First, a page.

West Point Fishing Report July 2014
West Point: Level: Full pool. Temp: 80-85 degrees. Clarity: Mostly clear.
Bass: Fair. “Fishing for largemouth has been slowly starting to improve over the last few weeks and hopefully will continue to get better,” said guide Keith Hudson. “High water levels, bream beds and the mayfly hatch continue to keep at least some of the largemouth pushed into shallow water. This year we have seen a continued bite on shallow-water baits such as SPRO Poppin Frogs, Zoom Super Flukes and topwater baits such as Zara Spooks and Pop-Rs. As the water warms and the lake drops, expect the fish to show up on the deeper summer structures such as pond dams, roadbeds and deep brushpiles. Big crankbaits like the Model 7 or 8 Bomber Fat Free in citrus-shad color or a football jig are good choices for deeper fish. A Carolina-rigged Trick Worm in green pumpkin will also catch its share of fish. Another fairly reliable pattern is to try a buzzbait or spinnerbait in shad patterns around patches of rip-rap rock near the bridges first thing in the morning. For spotted bass, try a shaky head with a Zoom Shakey Tail Worm around bridge pilings, brushpiles or rocky banks. A Zoom green-pumpkin Finesse Worm on a Carolina rig will continue to produce fish throughout the summer. Try fishing the mouths of the larger creeks. Gravel points and shoal markers are a good place to start on the south end.”
Linesides: Fair. “Over the last week or so, the downline bite on the main lake has really slowed down,” Keith said. “I attribute the slowdown to the influx of fresh water from recent rains. Hopefully the bite will pick back up as soon. I have still been catching some really nice stripers mixed with hybrids and white bass basically from the railroad trestle south. There have been some fish near the main river channel around the dam, but many still seem to be in the mouths of the creeks. Downlining with shad or bass shiners is best, but some fish are also being caught trolling with small crankbaits, jigs or Alabama rigs. Look for these fish to be suspended in the 15- to 25-foot range on the edge of humps, roadbeds and creek channels. There is also some topwater action which should pick up even more as the month goes by. This year’s newly hatched shad are almost big enough to tempt the stripers, and that is usually the key to the topwater frenzy. Topwater should be right around the corner. A popping-cork rig or a white, 1/2-oz. Rooster Tail should be kept handy in case a school pops up.”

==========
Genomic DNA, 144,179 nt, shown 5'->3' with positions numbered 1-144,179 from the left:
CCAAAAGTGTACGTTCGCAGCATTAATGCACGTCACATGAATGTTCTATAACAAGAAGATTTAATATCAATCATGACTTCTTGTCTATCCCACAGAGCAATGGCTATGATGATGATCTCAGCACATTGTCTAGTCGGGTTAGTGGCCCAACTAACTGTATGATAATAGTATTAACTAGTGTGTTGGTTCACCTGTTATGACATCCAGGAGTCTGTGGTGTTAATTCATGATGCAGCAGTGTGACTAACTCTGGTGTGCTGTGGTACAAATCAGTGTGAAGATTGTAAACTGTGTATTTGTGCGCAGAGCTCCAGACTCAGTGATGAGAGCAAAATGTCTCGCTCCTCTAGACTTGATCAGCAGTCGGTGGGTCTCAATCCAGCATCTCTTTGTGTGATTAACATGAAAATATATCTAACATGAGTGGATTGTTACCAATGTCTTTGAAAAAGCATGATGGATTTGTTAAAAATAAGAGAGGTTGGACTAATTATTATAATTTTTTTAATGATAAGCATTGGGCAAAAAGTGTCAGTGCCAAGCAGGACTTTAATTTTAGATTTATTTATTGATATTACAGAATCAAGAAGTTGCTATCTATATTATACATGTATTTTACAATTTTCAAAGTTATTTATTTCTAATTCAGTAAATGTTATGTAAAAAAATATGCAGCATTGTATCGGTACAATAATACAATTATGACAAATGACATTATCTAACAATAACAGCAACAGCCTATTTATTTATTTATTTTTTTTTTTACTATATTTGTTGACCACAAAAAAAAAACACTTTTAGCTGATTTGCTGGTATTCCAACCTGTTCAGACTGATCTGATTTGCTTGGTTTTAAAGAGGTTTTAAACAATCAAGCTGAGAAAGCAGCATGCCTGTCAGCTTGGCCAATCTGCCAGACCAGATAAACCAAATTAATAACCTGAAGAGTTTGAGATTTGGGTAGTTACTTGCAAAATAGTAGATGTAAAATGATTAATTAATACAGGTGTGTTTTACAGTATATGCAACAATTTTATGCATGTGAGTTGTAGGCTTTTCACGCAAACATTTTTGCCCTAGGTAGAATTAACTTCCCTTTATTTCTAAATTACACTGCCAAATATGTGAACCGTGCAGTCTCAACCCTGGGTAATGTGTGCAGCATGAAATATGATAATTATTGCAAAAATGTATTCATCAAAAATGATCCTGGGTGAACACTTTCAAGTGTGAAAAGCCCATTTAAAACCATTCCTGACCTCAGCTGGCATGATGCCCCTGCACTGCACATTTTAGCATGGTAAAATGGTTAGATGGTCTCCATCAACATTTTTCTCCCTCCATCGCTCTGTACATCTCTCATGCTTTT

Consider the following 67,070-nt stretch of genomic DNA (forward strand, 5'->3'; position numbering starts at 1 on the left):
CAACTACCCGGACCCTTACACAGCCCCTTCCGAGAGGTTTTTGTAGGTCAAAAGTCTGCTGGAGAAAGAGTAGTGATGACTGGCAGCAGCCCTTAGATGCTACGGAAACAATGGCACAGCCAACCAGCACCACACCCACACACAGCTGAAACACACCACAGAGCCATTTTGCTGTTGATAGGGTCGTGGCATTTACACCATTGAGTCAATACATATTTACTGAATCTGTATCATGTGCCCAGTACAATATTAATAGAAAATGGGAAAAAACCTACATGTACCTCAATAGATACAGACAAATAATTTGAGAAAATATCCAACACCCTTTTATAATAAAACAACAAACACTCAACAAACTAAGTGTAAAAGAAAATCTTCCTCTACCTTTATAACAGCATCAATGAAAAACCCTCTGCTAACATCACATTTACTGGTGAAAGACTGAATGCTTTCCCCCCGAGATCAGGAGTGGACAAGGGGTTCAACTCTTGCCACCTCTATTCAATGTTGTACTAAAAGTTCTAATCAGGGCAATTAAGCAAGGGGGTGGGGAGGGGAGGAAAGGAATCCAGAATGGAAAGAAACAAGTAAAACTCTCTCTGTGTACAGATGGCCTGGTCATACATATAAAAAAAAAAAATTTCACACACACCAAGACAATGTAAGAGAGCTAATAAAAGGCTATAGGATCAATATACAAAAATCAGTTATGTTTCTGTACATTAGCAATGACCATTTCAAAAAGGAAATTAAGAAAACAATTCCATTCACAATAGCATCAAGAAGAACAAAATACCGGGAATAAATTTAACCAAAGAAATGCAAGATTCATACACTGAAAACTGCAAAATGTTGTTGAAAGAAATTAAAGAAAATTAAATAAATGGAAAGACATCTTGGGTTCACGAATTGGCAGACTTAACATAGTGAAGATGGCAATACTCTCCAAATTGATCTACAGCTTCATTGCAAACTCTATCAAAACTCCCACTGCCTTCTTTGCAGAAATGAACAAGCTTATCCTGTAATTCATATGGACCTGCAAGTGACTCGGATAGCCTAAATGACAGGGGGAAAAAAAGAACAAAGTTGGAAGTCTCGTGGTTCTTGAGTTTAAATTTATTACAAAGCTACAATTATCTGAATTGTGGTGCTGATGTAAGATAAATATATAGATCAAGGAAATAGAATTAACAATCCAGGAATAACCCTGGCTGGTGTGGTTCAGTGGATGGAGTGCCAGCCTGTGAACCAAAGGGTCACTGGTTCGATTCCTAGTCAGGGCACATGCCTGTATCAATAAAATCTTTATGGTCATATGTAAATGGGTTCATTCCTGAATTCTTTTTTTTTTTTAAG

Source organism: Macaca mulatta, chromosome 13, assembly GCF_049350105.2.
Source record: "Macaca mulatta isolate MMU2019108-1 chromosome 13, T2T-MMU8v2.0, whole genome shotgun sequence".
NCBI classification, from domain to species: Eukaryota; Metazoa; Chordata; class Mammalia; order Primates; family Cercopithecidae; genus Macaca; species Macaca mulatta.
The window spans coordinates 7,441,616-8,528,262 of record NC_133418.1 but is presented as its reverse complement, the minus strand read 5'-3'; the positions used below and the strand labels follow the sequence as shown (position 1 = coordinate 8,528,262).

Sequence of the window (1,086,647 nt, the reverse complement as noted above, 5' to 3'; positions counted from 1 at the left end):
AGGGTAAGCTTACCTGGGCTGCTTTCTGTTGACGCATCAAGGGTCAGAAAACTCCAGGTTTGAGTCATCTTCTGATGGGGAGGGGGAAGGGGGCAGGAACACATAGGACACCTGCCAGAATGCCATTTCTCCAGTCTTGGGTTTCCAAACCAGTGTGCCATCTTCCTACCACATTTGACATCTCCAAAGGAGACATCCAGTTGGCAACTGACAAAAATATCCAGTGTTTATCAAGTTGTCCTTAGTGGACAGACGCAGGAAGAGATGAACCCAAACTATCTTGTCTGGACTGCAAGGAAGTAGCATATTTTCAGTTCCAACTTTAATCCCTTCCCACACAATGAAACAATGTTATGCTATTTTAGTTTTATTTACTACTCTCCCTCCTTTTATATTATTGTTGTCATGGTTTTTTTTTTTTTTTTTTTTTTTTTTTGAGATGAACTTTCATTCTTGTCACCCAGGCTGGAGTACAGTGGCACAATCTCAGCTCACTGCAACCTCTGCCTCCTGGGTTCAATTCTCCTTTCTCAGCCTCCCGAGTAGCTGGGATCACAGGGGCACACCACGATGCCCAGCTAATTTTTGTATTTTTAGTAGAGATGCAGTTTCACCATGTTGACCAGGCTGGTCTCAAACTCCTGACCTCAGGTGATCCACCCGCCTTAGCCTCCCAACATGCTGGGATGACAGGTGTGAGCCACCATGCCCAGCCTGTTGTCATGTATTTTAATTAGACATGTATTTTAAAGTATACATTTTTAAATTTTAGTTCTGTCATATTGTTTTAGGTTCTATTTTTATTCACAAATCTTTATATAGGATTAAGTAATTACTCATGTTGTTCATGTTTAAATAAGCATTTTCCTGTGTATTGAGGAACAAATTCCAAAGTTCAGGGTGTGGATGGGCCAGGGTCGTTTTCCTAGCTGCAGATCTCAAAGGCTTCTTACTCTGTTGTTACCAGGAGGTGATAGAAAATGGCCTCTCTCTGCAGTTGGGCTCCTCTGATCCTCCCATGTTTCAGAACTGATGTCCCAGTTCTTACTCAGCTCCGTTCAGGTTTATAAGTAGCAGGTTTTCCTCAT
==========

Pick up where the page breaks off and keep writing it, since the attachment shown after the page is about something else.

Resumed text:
Crappie: Keith reports, “Daytime fishing for crappie is somewhat forgotten this time of year, but you can still have some really good days with a little effort. Successful crappie anglers sink brushpiles near the creek channels in creeks like Whitewater and Yellow Jacket. The crappie will stack up in these brushpiles during the summer. Downlining with a split shot or drop-shot rig with a small minnow produces some good catches. The key is to get directly in or over the brush. Another technique is shooting docks. A small feather tail or tube jig on light line pitched or shot in the shade of covered docks will produce some really good numbers. The other option is night fishing. Tie up under one of the bridges or near the major creek channels, put out some lights and kick back. The crappie will usually show up within an hour or so after dark. It’s a good way to fill your freezer. Night fishing under the bridges with lights is excellent right now.”
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